Thank you, Mr. Temporary Speaker, Sir. This was a mistake, but thank you for the opportunity. I support the Motion and I want to comment on open governance. Open governance plays well with our public participation, citizen engagement as well as accountability to our citizens. This is something that we need to participate in robustly. The team that attended the summit should perhaps come up with key issues around transparency, participation and accessibility. I am the Vice Chairperson of the Committee on Information and Communication Technology (ICT), and I could not help but agree with the Mover and the Seconder, that this will make a good source of legislative initiative for our House with regard to open data policy and legislation and the open data guideline. It will also help us come up with appropriate laws for transparency. We should also think of legislation around social media, which will help us collaborate with the public. We should also legislate around accessibility for open standards policy, intellectual property and related legislation. Mr. Temporary Speaker, Sir, our Parliament should continue engaging with open governance, because it gives us a lot of ideas and opportunities. It also helps in our accountability mechanism when it comes to our counties. I beg to support.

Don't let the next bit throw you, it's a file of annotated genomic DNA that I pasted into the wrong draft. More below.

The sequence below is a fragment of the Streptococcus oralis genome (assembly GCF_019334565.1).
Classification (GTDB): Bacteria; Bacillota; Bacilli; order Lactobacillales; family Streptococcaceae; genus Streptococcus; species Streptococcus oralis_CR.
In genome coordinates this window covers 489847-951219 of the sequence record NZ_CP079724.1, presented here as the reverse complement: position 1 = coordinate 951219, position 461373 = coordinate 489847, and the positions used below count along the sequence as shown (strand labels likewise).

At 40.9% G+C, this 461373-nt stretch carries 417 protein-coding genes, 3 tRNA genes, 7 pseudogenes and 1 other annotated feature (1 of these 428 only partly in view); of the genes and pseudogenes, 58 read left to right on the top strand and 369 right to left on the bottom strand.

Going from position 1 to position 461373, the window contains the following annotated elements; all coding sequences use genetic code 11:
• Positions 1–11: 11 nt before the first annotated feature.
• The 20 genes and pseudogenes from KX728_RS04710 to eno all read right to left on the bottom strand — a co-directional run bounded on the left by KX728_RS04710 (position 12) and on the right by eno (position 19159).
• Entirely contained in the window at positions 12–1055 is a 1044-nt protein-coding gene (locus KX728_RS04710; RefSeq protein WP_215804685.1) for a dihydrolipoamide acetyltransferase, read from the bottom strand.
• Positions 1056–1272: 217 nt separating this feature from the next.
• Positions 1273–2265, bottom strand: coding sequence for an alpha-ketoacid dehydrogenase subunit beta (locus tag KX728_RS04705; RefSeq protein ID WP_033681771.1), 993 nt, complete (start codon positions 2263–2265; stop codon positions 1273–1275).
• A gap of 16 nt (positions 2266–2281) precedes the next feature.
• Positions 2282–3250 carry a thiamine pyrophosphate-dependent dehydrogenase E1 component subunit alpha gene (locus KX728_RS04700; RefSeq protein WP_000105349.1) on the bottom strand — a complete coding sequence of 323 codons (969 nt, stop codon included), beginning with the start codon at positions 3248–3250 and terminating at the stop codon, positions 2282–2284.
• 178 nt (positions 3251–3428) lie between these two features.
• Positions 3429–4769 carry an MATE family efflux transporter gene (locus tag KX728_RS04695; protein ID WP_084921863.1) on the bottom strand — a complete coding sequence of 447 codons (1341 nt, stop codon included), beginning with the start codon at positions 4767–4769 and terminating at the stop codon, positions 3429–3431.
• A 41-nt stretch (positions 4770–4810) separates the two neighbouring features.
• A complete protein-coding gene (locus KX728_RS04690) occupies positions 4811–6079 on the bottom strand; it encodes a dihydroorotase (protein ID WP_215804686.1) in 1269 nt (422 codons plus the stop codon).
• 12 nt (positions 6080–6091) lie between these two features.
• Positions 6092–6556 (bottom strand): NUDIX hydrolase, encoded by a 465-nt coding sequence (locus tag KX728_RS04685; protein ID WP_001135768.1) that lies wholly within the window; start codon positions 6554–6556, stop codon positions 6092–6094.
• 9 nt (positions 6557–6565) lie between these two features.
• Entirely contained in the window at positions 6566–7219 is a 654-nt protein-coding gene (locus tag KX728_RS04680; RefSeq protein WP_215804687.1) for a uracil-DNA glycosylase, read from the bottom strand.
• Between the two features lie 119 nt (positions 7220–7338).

Mr. Temporary Speaker, Sir, I rise to support the Motion on the Report of the Open Governance Partnership Summit, that has been laid on the table of this House. The Open Governance Partnership Summit is an initiative that ought to be embraced by many county governments. We have seen certain measures and efforts that have been taken up by a few county governments in this country to make their operations transparent and accessible to the public. When we went to Makueni County, we found that the county government had developed a portal, where one could track the projects that the county government is undertaking. It is possible to track the location, the cost, the percentage that is complete and the impact that the project is having on the lives of the people. That should not be an exception; it should be the norm across the 47 plus one governments that we have in this Republic. Recently, Mr. Temporary Speaker, Sir, we were told by the Elgeyo Marakwet County Government that they are adopting a similar framework to ensure that the operations of government are made open, accessible, transparent and accountable. The business of government should not be like the business of some mystic or cult organization. Unfortunately, that is how it has been in many county governments. The electronic version of the Senate Hansard Report is for information purposesonly. A certified version of this Report can be obtained from the Hansard Editor, Senate.